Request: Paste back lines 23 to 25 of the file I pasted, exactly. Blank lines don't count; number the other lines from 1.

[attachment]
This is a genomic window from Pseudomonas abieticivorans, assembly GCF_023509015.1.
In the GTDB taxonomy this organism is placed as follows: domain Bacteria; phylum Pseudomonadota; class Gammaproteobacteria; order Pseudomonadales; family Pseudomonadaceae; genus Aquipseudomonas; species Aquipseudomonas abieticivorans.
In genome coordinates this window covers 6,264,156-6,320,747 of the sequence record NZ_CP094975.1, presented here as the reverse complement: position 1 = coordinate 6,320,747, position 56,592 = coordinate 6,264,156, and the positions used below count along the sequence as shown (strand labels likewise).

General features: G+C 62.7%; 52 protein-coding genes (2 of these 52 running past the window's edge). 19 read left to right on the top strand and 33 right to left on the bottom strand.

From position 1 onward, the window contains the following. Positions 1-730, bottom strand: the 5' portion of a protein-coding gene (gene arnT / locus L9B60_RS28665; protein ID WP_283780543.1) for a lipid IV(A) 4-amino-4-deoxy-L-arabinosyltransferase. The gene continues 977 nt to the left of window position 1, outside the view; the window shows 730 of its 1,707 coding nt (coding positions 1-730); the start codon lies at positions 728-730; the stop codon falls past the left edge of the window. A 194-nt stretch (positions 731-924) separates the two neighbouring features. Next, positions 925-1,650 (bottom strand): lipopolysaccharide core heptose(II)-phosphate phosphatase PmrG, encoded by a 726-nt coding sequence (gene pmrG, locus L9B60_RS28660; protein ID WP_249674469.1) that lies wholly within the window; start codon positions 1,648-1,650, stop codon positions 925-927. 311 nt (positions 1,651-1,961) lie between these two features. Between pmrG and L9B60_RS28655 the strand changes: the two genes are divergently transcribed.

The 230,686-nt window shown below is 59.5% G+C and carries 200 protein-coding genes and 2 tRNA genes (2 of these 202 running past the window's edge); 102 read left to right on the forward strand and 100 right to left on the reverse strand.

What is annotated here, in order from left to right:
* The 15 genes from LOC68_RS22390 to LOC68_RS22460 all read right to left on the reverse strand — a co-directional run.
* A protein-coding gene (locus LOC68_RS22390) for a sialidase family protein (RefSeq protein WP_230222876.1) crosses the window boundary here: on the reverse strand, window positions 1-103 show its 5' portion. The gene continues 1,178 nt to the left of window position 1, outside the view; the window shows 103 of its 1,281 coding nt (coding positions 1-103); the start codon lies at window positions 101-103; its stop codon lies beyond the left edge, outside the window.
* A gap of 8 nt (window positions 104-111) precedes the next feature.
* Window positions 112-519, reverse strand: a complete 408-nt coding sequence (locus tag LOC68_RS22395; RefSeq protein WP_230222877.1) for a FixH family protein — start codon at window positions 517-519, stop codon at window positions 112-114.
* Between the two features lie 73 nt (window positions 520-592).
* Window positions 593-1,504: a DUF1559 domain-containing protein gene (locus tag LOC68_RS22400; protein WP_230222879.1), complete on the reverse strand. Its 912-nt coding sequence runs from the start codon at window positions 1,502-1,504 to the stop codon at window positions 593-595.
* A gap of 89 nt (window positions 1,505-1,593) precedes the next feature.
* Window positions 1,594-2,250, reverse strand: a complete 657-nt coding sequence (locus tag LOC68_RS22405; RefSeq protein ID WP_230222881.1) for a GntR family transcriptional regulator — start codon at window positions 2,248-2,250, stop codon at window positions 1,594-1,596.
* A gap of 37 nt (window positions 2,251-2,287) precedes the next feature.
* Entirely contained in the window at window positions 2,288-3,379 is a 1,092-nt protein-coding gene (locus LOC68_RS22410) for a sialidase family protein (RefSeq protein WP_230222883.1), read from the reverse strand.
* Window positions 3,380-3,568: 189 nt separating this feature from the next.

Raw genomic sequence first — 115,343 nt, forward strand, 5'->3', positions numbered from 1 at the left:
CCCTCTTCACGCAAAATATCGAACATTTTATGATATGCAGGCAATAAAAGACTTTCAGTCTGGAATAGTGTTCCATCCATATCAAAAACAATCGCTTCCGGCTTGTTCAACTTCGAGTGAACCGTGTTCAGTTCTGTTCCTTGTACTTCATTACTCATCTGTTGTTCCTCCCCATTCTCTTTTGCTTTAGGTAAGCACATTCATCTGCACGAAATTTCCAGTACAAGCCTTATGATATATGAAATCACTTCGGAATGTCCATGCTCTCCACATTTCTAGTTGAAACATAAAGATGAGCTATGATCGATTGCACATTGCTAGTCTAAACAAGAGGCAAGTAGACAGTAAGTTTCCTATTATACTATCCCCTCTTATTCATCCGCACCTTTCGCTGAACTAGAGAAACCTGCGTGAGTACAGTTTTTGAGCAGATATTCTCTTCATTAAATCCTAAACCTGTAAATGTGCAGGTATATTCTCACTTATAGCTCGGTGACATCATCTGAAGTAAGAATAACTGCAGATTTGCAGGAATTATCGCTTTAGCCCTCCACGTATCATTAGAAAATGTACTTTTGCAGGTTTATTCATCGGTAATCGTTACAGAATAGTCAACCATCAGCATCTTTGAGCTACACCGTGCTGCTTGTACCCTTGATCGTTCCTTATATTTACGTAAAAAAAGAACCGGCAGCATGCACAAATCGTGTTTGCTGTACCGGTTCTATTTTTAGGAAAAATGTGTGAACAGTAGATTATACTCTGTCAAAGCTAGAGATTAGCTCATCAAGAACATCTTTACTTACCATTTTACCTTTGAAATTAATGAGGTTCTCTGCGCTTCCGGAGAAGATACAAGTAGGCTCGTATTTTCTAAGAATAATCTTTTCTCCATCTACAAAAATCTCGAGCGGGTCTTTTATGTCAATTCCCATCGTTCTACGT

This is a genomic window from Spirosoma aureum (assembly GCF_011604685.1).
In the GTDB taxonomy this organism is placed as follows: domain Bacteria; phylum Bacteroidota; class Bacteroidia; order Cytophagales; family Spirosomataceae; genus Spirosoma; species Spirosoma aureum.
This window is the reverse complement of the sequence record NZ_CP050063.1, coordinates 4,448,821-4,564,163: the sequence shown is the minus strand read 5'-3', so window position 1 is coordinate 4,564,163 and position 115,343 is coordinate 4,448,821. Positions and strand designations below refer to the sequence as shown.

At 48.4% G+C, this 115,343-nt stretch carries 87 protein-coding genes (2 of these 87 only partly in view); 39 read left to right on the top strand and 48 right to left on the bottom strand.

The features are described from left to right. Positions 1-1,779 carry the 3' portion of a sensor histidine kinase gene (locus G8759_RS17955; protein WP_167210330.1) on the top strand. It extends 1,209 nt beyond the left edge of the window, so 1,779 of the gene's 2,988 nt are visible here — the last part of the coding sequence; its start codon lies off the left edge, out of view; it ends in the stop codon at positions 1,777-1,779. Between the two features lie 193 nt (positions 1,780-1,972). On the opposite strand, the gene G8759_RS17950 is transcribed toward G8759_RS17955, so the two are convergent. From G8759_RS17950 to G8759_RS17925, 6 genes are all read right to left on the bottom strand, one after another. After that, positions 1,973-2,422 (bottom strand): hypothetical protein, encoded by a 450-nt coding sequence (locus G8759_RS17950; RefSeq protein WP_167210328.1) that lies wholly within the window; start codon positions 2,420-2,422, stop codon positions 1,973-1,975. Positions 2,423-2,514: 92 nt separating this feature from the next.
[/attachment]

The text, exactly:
This window is the reverse complement of the sequence record NZ_CP050063.1, coordinates 4,448,821-4,564,163: the sequence shown is the minus strand read 5'-3', so window position 1 is coordinate 4,564,163 and position 115,343 is coordinate 4,448,821. Positions and strand designations below refer to the sequence as shown.

At 48.4% G+C, this 115,343-nt stretch carries 87 protein-coding genes (2 of these 87 only partly in view); 39 read left to right on the top strand and 48 right to left on the bottom strand.

The features are described from left to right. Positions 1-1,779 carry the 3' portion of a sensor histidine kinase gene (locus G8759_RS17955; protein WP_167210330.1) on the top strand. It extends 1,209 nt beyond the left edge of the window, so 1,779 of the gene's 2,988 nt are visible here — the last part of the coding sequence; its start codon lies off the left edge, out of view; it ends in the stop codon at positions 1,777-1,779. Between the two features lie 193 nt (positions 1,780-1,972). On the opposite strand, the gene G8759_RS17950 is transcribed toward G8759_RS17955, so the two are convergent. From G8759_RS17950 to G8759_RS17925, 6 genes are all read right to left on the bottom strand, one after another. After that, positions 1,973-2,422 (bottom strand): hypothetical protein, encoded by a 450-nt coding sequence (locus G8759_RS17950; RefSeq protein WP_167210328.1) that lies wholly within the window; start codon positions 2,420-2,422, stop codon positions 1,973-1,975. Positions 2,423-2,514: 92 nt separating this feature from the next.